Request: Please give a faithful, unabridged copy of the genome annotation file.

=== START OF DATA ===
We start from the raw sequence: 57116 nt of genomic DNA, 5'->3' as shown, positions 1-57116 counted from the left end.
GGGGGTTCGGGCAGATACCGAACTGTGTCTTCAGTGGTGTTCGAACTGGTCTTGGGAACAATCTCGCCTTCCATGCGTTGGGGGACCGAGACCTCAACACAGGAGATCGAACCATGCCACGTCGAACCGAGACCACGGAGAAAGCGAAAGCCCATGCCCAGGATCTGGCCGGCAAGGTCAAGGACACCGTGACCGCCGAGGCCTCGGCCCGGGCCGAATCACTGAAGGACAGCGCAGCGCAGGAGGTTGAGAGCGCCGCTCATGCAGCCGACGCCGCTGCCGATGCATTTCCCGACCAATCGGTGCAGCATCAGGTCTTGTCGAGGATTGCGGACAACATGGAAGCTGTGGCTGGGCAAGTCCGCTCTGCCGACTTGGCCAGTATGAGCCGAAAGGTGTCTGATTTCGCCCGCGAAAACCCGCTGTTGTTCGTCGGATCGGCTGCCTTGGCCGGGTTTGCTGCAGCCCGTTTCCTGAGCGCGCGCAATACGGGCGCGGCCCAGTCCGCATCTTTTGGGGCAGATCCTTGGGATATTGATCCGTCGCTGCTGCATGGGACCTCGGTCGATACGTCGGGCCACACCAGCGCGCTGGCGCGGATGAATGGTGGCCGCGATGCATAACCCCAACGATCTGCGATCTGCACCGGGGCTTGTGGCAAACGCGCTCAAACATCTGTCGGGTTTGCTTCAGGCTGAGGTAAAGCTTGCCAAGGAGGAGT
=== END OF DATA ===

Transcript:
We start from the raw sequence: 57116 nt of genomic DNA, 5'->3' as shown, positions 1-57116 counted from the left end.
GGGGGTTCGGGCAGATACCGAACTGTGTCTTCAGTGGTGTTCGAACTGGTCTTGGGAACAATCTCGCCTTCCATGCGTTGGGGGACCGAGACCTCAACACAGGAGATCGAACCATGCCACGTCGAACCGAGACCACGGAGAAAGCGAAAGCCCATGCCCAGGATCTGGCCGGCAAGGTCAAGGACACCGTGACCGCCGAGGCCTCGGCCCGGGCCGAATCACTGAAGGACAGCGCAGCGCAGGAGGTTGAGAGCGCCGCTCATGCAGCCGACGCCGCTGCCGATGCATTTCCCGACCAATCGGTGCAGCATCAGGTCTTGTCGAGGATTGCGGACAACATGGAAGCTGTGGCTGGGCAAGTCCGCTCTGCCGACTTGGCCAGTATGAGCCGAAAGGTGTCTGATTTCGCCCGCGAAAACCCGCTGTTGTTCGTCGGATCGGCTGCCTTGGCCGGGTTTGCTGCAGCCCGTTTCCTGAGCGCGCGCAATACGGGCGCGGCCCAGTCCGCATCTTTTGGGGCAGATCCTTGGGATATTGATCCGTCGCTGCTGCATGGGACCTCGGTCGATACGTCGGGCCACACCAGCGCGCTGGCGCGGATGAATGGTGGCCGCGATGCATAACCCCAACGATCTGCGATCTGCACCGGGGCTTGTGGCAAACGCGCTCAAACATCTGTCGGGTTTGCTTCAGGCTGAGGTAAAGCTTGCCAAGGAGGAGT